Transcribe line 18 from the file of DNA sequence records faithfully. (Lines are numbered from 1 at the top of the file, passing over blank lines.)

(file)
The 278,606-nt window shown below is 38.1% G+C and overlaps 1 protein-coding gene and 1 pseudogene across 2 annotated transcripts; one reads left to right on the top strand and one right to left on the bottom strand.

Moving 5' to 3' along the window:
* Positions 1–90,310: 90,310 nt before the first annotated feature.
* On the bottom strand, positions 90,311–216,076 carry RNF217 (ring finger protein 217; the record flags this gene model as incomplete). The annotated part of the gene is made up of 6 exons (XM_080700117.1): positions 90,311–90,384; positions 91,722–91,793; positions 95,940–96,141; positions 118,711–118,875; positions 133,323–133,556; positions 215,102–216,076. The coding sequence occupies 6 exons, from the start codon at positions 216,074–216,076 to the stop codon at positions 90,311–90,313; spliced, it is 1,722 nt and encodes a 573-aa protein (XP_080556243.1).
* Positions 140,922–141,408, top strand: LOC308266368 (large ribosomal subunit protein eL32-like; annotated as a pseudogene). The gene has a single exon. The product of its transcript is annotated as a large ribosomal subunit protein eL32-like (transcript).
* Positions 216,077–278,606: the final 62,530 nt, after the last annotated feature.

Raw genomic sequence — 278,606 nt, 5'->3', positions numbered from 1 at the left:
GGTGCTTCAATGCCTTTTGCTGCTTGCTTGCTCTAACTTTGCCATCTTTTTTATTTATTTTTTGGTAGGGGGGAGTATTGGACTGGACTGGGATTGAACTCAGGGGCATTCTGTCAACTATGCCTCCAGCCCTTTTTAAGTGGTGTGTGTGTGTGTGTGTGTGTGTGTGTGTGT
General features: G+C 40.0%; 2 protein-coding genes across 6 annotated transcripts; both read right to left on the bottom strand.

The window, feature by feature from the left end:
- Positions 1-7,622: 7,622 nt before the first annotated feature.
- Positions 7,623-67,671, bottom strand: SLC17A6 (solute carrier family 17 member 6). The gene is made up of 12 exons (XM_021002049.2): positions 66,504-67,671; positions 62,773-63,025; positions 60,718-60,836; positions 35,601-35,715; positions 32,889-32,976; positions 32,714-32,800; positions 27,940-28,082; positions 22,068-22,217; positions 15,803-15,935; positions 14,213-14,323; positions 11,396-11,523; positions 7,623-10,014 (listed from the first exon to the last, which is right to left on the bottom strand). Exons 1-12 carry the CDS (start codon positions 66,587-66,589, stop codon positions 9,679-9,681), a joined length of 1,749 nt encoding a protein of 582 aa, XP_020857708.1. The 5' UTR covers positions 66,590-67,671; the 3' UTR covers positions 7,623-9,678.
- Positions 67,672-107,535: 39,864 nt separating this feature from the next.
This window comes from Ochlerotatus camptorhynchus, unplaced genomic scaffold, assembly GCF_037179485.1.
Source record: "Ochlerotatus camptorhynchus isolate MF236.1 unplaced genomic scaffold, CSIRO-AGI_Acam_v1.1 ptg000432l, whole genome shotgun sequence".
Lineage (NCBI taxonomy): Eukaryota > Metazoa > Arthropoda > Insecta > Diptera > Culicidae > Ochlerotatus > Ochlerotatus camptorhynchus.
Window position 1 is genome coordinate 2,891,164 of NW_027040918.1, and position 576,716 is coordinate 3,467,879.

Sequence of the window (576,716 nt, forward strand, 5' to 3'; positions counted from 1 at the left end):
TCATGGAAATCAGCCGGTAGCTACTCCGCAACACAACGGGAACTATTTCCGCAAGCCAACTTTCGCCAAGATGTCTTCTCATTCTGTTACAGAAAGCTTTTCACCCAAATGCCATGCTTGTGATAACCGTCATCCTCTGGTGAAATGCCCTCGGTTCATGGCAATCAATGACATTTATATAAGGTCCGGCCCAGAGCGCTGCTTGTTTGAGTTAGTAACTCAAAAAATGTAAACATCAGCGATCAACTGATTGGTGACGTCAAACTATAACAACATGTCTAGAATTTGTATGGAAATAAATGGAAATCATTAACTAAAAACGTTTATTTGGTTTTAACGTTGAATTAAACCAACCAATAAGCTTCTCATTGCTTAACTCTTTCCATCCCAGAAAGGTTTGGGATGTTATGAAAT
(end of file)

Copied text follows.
Sequence of the window (576,716 nt, forward strand, 5' to 3'; positions counted from 1 at the left end):